NPR - Brain Scientists Uncover New Links Between Stress And Depression
Even extreme stress doesn't have to get you down. That's the message from brain scientists studying the relationship between stress and problems such as depression, anxiety and post traumatic stress disorder, or PTSD. Researchers at the Society for Neuroscience meeting in New Orleans presented studies showing how stress caused by everything from battlefield trauma to bullying can alter brain circuitry in ways that have long-term effects on mental health. Current treatments for these problems often come up short. But the scientists say new insights about how stress affects the brain suggest several ways the process could be interrupted or reversed. "That's the holy grail and we're moving in that direction," says Dr. Dipesh Chaudhury of Mount Sinai School of Medicine. Dr. Chaudhury says one way traumatic events appear to cause depression is by inhibiting the brain's so-called reward system, which normally causes pleasurable feelings when we spend time with friends or eat a favorite food. Soldiers with PTSD and people with major depression often report that these things no longer give them pleasure.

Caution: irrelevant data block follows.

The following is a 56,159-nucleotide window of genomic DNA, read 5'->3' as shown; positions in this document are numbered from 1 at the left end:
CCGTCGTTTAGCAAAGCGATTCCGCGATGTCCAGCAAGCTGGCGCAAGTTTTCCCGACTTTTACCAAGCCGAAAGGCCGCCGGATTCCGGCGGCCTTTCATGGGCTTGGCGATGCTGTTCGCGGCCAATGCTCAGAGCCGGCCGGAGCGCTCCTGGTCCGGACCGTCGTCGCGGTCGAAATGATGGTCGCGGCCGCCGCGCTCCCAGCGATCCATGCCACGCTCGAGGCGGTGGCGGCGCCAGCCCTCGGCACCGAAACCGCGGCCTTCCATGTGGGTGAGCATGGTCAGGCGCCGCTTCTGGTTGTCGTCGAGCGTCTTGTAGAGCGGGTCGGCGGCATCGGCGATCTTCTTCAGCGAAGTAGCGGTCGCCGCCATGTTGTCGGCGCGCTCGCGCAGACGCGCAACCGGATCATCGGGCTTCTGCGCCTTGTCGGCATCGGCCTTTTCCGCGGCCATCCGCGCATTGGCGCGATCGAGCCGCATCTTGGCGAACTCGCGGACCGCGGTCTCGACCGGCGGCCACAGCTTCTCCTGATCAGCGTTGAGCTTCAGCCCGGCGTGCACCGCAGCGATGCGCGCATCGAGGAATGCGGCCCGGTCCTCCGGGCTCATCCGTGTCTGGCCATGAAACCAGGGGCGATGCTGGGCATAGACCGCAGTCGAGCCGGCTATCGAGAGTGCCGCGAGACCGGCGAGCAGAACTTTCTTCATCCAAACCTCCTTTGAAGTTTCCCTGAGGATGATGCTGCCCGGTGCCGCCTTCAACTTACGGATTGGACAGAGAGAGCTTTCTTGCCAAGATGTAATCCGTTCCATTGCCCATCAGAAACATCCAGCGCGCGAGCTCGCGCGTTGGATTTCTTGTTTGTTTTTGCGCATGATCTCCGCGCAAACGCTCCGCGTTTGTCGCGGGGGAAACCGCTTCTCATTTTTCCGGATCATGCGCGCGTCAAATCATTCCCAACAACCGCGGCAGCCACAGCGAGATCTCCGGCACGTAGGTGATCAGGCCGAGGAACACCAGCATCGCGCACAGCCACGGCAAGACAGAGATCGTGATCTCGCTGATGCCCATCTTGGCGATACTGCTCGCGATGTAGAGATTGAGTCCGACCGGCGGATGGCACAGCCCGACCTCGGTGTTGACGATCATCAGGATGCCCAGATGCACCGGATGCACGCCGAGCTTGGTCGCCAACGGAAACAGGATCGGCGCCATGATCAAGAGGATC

- Dr. Dipesh Chaudhury, Associate Scientist, Pharmacology and Systems Therapeutics, Mount Sinai School of Medicine